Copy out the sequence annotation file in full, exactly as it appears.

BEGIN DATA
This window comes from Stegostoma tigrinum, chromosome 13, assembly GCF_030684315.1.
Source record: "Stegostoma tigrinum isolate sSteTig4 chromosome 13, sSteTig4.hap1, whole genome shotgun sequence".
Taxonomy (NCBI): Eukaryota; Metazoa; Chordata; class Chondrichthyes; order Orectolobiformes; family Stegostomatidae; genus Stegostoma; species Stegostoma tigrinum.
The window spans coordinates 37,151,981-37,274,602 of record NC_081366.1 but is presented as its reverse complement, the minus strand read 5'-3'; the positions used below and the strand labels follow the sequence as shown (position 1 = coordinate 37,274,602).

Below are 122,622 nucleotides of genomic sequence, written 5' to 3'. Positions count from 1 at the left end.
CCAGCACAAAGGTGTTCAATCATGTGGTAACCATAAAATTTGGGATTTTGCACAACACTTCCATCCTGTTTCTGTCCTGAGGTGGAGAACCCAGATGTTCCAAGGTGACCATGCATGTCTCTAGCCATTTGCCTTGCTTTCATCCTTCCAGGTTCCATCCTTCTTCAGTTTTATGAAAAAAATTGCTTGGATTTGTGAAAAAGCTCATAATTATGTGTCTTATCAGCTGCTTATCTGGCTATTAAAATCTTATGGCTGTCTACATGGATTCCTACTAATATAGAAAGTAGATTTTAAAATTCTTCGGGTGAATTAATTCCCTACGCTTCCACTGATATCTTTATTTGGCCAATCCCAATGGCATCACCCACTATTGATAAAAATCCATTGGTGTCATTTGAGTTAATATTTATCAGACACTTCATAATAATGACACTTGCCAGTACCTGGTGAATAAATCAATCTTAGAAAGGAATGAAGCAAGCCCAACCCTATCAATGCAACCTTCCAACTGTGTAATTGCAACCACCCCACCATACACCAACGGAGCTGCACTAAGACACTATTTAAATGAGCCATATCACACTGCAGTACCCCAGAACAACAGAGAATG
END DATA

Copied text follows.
This window comes from Stegostoma tigrinum, chromosome 13, assembly GCF_030684315.1.
Source record: "Stegostoma tigrinum isolate sSteTig4 chromosome 13, sSteTig4.hap1, whole genome shotgun sequence".
Taxonomy (NCBI): Eukaryota; Metazoa; Chordata; class Chondrichthyes; order Orectolobiformes; family Stegostomatidae; genus Stegostoma; species Stegostoma tigrinum.
The window spans coordinates 37,151,981-37,274,602 of record NC_081366.1 but is presented as its reverse complement, the minus strand read 5'-3'; the positions used below and the strand labels follow the sequence as shown (position 1 = coordinate 37,274,602).

Below are 122,622 nucleotides of genomic sequence, written 5' to 3'. Positions count from 1 at the left end.
CCAGCACAAAGGTGTTCAATCATGTGGTAACCATAAAATTTGGGATTTTGCACAACACTTCCATCCTGTTTCTGTCCTGAGGTGGAGAACCCAGATGTTCCAAGGTGACCATGCATGTCTCTAGCCATTTGCCTTGCTTTCATCCTTCCAGGTTCCATCCTTCTTCAGTTTTATGAAAAAAATTGCTTGGATTTGTGAAAAAGCTCATAATTATGTGTCTTATCAGCTGCTTATCTGGCTATTAAAATCTTATGGCTGTCTACATGGATTCCTACTAATATAGAAAGTAGATTTTAAAATTCTTCGGGTGAATTAATTCCCTACGCTTCCACTGATATCTTTATTTGGCCAATCCCAATGGCATCACCCACTATTGATAAAAATCCATTGGTGTCATTTGAGTTAATATTTATCAGACACTTCATAATAATGACACTTGCCAGTACCTGGTGAATAAATCAATCTTAGAAAGGAATGAAGCAAGCCCAACCCTATCAATGCAACCTTCCAACTGTGTAATTGCAACCACCCCACCATACACCAACGGAGCTGCACTAAGACACTATTTAAATGAGCCATATCACACTGCAGTACCCCAGAACAACAGAGAATG